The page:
Oct. 4, 2006 update: Reynolds was indicted by a federal grand jury with providing material assistance to terrorists, soliciting explosives, knowingly distributing information about the construction and use of explosives, and possessing hand grenades. The indictment accuses Reynolds, who currently makes his residence in the Lackawanna County jail, of having "offered to assist al-Qaeda in engaging in acts of terrorism within the United States by... identifying targets, planning terrorist attacks, describing bomb-making methods, among other services." He hoped to enlist "al-Qaeda members to carry out violent attacks against pipeline systems and energy facilities in an effort to reduce energy reserves, create environmental hazards, increase anxiety, and require" federal officials to spend money to protect them, the indictment said.
July 11, 2007 update: Rossmiller tells her story in "My Cyber Counter-jihad," Middle East Quarterly, Summer 2007 issue. By coincidence, today also sees the unveiling of her website, www.shannen-rossmiller.com.
July 14, 2007 update: Michael Curtis Reynolds was convicted yesterday of on two counts of providing material support to terrorists; soliciting a crime of violence; unlawful distribution of explosives; and unlawful possession of a hand grenade. Specifically, he tried to help al-Qaeda to blow up the Trans-Continental gas pipeline, a Wyoming refinery, and the Trans-Alaska oil pipeline. The federal jury of six women and six men pondering his fate took little more than an hour to find him guilty of attempting to provide "material support to al-Qaeda" and "resources to be used in maliciously damaging or destroying property by means of force or explosive." It also decided that that Reynolds "solicited others to engage in a felony using physical force against property" and "knowingly distributed through the Internet information to be used and in furtherance of criminal violence."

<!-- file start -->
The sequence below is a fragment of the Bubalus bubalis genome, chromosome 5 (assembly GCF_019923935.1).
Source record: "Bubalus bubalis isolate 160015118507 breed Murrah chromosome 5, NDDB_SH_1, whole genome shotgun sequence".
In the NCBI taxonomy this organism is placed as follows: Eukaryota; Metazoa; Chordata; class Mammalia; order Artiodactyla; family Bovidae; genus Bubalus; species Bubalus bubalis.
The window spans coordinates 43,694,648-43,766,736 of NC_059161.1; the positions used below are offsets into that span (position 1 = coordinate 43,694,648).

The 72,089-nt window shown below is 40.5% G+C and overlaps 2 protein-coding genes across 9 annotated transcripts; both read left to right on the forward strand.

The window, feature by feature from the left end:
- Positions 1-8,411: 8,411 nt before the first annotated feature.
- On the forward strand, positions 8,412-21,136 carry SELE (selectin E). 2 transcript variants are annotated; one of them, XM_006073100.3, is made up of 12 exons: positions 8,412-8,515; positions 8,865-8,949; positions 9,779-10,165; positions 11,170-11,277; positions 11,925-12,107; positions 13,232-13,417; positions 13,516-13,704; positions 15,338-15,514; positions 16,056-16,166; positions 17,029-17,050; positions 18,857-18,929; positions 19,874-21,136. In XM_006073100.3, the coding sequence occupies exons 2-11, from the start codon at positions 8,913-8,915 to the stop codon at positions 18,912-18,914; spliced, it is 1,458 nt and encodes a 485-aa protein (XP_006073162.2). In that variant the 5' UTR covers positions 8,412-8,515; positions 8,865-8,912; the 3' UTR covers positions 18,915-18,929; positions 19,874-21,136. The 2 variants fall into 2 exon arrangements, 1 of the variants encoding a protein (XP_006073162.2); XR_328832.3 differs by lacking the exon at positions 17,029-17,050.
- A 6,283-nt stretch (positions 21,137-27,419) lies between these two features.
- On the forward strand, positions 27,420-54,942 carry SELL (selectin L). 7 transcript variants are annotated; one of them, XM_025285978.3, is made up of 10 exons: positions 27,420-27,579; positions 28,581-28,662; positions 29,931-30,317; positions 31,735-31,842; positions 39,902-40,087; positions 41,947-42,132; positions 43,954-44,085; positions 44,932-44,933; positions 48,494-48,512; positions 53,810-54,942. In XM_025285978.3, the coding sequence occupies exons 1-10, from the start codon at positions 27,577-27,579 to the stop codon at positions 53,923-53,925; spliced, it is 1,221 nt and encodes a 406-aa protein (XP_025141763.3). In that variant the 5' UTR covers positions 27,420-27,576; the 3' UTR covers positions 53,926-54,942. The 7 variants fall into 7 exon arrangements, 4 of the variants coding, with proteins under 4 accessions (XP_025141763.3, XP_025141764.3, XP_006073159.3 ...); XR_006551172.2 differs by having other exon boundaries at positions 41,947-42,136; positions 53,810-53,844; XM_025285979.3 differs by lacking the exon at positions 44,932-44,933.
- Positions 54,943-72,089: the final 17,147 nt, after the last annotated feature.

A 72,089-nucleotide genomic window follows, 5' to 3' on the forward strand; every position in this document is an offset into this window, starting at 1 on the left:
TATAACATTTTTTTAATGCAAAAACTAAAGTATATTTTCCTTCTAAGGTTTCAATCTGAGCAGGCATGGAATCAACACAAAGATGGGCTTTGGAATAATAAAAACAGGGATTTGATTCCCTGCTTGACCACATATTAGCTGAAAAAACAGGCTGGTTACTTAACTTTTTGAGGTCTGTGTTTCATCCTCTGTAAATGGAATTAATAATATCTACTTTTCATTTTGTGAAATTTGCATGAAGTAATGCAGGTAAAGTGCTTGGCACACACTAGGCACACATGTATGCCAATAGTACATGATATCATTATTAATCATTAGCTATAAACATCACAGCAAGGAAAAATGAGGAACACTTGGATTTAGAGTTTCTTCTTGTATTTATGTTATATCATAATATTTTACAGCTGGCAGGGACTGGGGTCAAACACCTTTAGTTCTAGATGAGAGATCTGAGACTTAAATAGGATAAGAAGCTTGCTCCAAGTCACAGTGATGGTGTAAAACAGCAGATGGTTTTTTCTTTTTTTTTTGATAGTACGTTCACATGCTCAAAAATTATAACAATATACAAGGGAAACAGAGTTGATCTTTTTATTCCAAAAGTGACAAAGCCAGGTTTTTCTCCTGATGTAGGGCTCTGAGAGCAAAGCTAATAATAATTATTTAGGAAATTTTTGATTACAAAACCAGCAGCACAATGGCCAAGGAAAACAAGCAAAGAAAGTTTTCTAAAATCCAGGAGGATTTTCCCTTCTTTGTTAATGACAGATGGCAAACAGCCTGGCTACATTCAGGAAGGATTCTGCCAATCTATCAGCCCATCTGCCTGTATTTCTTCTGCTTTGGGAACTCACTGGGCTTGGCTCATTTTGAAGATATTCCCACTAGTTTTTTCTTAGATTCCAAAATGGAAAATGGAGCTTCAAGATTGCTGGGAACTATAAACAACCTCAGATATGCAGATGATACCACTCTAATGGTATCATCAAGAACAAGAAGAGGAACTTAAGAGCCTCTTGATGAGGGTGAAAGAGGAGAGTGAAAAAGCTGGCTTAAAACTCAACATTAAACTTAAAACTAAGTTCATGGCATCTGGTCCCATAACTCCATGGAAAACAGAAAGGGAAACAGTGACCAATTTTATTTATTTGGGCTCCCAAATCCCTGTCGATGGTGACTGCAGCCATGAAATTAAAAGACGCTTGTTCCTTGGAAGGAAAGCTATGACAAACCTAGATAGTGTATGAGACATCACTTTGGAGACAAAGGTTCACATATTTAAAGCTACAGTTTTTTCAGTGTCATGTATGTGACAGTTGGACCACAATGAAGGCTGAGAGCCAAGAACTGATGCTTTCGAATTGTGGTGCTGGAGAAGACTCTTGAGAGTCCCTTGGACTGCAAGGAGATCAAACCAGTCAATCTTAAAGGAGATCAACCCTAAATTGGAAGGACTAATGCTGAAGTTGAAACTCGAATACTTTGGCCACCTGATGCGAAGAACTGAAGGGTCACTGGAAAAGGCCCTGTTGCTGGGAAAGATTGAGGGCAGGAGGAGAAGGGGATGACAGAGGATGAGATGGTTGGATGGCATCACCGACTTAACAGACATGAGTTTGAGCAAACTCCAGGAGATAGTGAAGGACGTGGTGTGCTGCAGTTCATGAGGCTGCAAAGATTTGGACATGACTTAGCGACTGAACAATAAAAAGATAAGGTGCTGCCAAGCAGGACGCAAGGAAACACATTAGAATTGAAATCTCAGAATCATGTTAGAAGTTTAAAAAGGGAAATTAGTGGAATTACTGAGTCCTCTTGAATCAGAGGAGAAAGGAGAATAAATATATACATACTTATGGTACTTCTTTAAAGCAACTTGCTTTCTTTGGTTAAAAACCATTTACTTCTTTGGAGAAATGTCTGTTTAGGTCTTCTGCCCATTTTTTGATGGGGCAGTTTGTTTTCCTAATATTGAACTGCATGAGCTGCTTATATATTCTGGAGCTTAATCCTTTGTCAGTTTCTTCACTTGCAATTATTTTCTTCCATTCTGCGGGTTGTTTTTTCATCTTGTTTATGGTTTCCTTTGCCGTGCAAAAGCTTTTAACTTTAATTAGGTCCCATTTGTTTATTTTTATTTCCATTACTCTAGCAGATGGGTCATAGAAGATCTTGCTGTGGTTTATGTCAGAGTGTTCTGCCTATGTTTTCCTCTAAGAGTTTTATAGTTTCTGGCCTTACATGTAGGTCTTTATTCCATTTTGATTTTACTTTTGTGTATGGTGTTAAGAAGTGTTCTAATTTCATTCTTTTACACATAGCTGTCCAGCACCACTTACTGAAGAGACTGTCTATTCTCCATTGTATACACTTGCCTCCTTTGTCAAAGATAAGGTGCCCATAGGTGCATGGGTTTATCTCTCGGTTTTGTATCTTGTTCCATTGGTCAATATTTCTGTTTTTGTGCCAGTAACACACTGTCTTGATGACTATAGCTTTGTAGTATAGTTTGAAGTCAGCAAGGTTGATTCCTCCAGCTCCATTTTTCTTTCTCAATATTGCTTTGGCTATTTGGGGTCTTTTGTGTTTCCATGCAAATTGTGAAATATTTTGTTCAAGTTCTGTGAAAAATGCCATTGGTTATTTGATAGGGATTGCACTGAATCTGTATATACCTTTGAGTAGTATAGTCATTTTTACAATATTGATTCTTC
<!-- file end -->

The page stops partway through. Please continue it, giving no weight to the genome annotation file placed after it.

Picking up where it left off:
Shannen Rossmiller responded to the verdict, saying, "I'm very happy justice prevailed. This will hopefully serve as a deterrent to anyone to cause this country harm in the name of al-Qaeda."
Nov. 6, 2007 update: Michael C. Reynolds, 49, was sentenced today to 30 years in federal prison.
Jan. 9, 2009 update: Rossmiller announced yesterday her plans to join with an unnamed defense contractor to teach internet counterterrorism to a "cyber corps" of intelligence experts. As the only known private U.S. citizen who has successfully initiated arrests and convictions of terrorists, she has helped with 214 espionage and terrorism cases. But Rossmiller found it too taxing testify in open court and plans not to become part of the chain of evidence again. The responsibility of making the prosecution's case in the Reynolds trial persuaded her to turn to teaching. "I was vomiting blood before I had to testify in court against Reynolds. I developed kidney stones and a bleeding ulcer. It takes you down. I thought it was going to be the end of me. … There are a lot of people who can be trained to do what I do. I don't want the notoriety or the pressure. I can teach people who will be paid professionals, not volunteers like me."
For a Fox News Channel report on her and the announcement, see "Fighting Cyberterror."